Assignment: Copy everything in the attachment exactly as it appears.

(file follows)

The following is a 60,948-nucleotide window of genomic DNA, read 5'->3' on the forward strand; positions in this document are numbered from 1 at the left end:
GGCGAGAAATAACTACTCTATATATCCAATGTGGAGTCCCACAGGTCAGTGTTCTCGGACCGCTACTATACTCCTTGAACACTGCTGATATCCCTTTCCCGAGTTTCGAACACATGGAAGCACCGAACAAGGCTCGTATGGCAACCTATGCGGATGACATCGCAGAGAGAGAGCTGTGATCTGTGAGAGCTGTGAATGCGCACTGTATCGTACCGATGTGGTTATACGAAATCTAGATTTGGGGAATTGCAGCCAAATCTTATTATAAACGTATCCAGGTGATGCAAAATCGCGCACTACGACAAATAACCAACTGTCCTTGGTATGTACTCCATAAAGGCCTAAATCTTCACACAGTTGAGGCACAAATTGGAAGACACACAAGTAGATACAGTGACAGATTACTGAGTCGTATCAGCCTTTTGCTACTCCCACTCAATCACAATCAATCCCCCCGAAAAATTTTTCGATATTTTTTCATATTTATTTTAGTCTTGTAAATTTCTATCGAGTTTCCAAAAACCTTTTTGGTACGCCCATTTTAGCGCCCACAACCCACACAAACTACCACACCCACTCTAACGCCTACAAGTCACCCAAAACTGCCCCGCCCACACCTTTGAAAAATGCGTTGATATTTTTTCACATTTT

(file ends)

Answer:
The following is a 60,948-nucleotide window of genomic DNA, read 5'->3' on the forward strand; positions in this document are numbered from 1 at the left end:
GGCGAGAAATAACTACTCTATATATCCAATGTGGAGTCCCACAGGTCAGTGTTCTCGGACCGCTACTATACTCCTTGAACACTGCTGATATCCCTTTCCCGAGTTTCGAACACATGGAAGCACCGAACAAGGCTCGTATGGCAACCTATGCGGATGACATCGCAGAGAGAGAGCTGTGATCTGTGAGAGCTGTGAATGCGCACTGTATCGTACCGATGTGGTTATACGAAATCTAGATTTGGGGAATTGCAGCCAAATCTTATTATAAACGTATCCAGGTGATGCAAAATCGCGCACTACGACAAATAACCAACTGTCCTTGGTATGTACTCCATAAAGGCCTAAATCTTCACACAGTTGAGGCACAAATTGGAAGACACACAAGTAGATACAGTGACAGATTACTGAGTCGTATCAGCCTTTTGCTACTCCCACTCAATCACAATCAATCCCCCCGAAAAATTTTTCGATATTTTTTCATATTTATTTTAGTCTTGTAAATTTCTATCGAGTTTCCAAAAACCTTTTTGGTACGCCCATTTTAGCGCCCACAACCCACACAAACTACCACACCCACTCTAACGCCTACAAGTCACCCAAAACTGCCCCGCCCACACCTTTGAAAAATGCGTTGATATTTTTTCACATTTT